Robots today must be programmed by writing computer code, but imagine donning a VR headset and virtually guiding a robot through a task, like you would move the arms of a puppet, and then letting the robot take it from there.
That’s the vision of Pieter Abbeel, a professor of electrical engineering and computer science at the University of California, Berkeley, and his students, Peter Chen, Rocky Duan and Tianhao Zhang, who have launched a startup, Embodied Intelligence Inc., to use the latest techniques of deep reinforcement learning and artificial intelligence to make industrial robots easily teachable.
“Right now, if you want to set up a robot, you program that robot to do what you want it to do, which takes a lot of time and a lot of expertise,” said Abbeel, who is currently on leave to turn his vision into reality. “With our advances in machine learning, we can write a piece of software once — machine learning code that enables the robot to learn — and then when the robot needs to be equipped with a new skill, we simply provide new data.”
The “data” is training, much like you’d train a human worker, though with the added dimension of virtual reality. Using a VR headset without ever touching the robot, people can train a robot in a day, in contrast to the weeks to months typically required to write new computer code to reprogram a robot. The technique can work with robots currently in manufacturing plants and warehouses around the world.
“Commodity VR devices provide an easy way to control physical robots. Since the robot simply mimics the hand motion that’s tracked by VR, a person without any special training can make the robot do the right thing right from the beginning,” Chen said. “The robot will keep learning and after a while the robot says, ‘I got this, I can do this task on my own now.’ ”
In a paper posted online last month, Abbeel and his colleagues demonstrated the power of this type of imitation learning: Using a $1,000 VR headset and hand-tracking software, they trained a robot to coordinate its arms with its vision to learn new skills as complex as inserting a peg into a hole.
“It completely changes the turnaround time because the amount of data you need is relatively small,” Abbeel said. “You might only need a day of demonstrations from humans to have enough data for a robot to acquire the skill.”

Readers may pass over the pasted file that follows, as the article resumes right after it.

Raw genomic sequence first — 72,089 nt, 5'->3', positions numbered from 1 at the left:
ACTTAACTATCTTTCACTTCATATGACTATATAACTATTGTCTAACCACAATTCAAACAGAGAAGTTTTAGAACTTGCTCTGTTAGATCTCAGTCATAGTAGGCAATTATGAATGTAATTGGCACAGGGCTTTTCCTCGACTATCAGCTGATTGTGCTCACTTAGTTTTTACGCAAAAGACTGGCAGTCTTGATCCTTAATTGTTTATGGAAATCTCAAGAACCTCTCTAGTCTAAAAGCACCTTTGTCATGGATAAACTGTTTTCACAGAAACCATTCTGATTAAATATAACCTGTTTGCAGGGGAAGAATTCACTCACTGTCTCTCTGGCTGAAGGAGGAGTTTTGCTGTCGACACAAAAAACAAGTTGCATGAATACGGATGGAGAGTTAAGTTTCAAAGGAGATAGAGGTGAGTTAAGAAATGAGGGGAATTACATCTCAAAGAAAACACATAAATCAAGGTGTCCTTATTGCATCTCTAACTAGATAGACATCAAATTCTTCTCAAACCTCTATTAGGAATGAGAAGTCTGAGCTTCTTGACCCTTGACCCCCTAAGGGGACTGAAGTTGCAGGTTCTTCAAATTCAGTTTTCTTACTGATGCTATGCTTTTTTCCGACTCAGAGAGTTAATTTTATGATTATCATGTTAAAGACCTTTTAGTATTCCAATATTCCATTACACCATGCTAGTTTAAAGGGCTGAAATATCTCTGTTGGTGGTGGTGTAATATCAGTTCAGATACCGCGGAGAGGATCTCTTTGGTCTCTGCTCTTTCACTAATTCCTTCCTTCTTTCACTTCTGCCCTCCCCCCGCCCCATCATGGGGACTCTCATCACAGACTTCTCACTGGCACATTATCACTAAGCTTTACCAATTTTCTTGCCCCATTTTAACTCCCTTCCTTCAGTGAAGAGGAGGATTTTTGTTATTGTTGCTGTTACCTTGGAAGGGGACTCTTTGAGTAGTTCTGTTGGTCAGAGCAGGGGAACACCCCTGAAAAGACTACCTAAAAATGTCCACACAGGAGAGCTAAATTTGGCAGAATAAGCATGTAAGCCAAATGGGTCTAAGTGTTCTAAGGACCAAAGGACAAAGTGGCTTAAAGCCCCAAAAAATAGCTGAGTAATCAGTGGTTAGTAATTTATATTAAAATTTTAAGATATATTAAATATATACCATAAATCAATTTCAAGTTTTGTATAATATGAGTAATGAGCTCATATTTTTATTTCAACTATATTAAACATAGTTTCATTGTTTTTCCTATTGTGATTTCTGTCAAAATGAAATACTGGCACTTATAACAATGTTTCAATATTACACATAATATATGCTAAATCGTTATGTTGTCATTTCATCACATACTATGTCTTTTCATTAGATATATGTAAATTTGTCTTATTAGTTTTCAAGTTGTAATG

“When we perform a task, we do not solve complex differential equations in our head. Instead, through interactions with the physical world, we acquire rich intuitions about how to move our body, which would be otherwise impossible to represent using computer code,” Duan said. “This is much like AlphaGo, which does not use any of the hard-coded strategies common in traditional approaches, but acquires its own intuitions and strategies through machine learning.”
AlphaGo is a computer program developed by Alphabet Inc. to play the ancient Chinese board game Go, which is considered more complicated for a computer than either checkers or chess. Using machine learning, AlphaGo earlier this year beat the world’s top-ranked Go player.
Abbeel, who is president and chief scientist of the startup, cofounded the company in September with three of his graduate students: Chen, now CEO; Duan, now CTO; and Zhang, now on the technical staff. Based in Emeryville, just south of Berkeley, it has already raised $7 million in seed funding.
Abbeel, Chen, Duan and Zhang have worked together for many years in the Berkeley AI Research lab. Abbeel, Chen and Duan also worked together at OpenAI, a non-profit company cofounded by Elon Musk, of Tesla and Space-X fame, and dedicated to building safe AI.
The idea behind the company came from the team’s observation that rapid advances in deep reinforcement learning and deep imitation learning over the past five years are not reflected in the industrial robots in use today to assemble cars and appliances or move stuff around warehouses.
“This is an amazing capability that we just developed here at UC Berkeley, and we decided we should put this into the world and empower companies still using techniques that are many years behind what is currently possible,” Abbeel said. “This will democratize access to robotic automation.”